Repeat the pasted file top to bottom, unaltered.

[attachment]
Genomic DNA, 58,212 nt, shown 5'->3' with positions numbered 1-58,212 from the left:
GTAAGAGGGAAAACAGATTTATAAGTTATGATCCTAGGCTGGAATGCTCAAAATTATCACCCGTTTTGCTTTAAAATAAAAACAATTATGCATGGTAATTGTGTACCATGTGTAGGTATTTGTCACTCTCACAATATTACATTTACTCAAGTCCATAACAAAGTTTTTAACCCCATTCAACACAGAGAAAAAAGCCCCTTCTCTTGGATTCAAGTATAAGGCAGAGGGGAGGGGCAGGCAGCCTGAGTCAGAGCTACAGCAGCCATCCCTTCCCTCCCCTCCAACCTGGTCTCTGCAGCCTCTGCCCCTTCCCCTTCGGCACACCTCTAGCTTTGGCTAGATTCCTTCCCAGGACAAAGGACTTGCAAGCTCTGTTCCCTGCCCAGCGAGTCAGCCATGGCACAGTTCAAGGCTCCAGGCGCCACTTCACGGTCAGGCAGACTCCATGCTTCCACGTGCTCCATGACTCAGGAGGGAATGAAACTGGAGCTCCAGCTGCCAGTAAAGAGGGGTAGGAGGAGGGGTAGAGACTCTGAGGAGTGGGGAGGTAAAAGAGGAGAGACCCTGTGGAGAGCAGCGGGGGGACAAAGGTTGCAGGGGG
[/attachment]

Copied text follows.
Genomic DNA, 58,212 nt, shown 5'->3' with positions numbered 1-58,212 from the left:
GTAAGAGGGAAAACAGATTTATAAGTTATGATCCTAGGCTGGAATGCTCAAAATTATCACCCGTTTTGCTTTAAAATAAAAACAATTATGCATGGTAATTGTGTACCATGTGTAGGTATTTGTCACTCTCACAATATTACATTTACTCAAGTCCATAACAAAGTTTTTAACCCCATTCAACACAGAGAAAAAAGCCCCTTCTCTTGGATTCAAGTATAAGGCAGAGGGGAGGGGCAGGCAGCCTGAGTCAGAGCTACAGCAGCCATCCCTTCCCTCCCCTCCAACCTGGTCTCTGCAGCCTCTGCCCCTTCCCCTTCGGCACACCTCTAGCTTTGGCTAGATTCCTTCCCAGGACAAAGGACTTGCAAGCTCTGTTCCCTGCCCAGCGAGTCAGCCATGGCACAGTTCAAGGCTCCAGGCGCCACTTCACGGTCAGGCAGACTCCATGCTTCCACGTGCTCCATGACTCAGGAGGGAATGAAACTGGAGCTCCAGCTGCCAGTAAAGAGGGGTAGGAGGAGGGGTAGAGACTCTGAGGAGTGGGGAGGTAAAAGAGGAGAGACCCTGTGGAGAGCAGCGGGGGGACAAAGGTTGCAGGGGG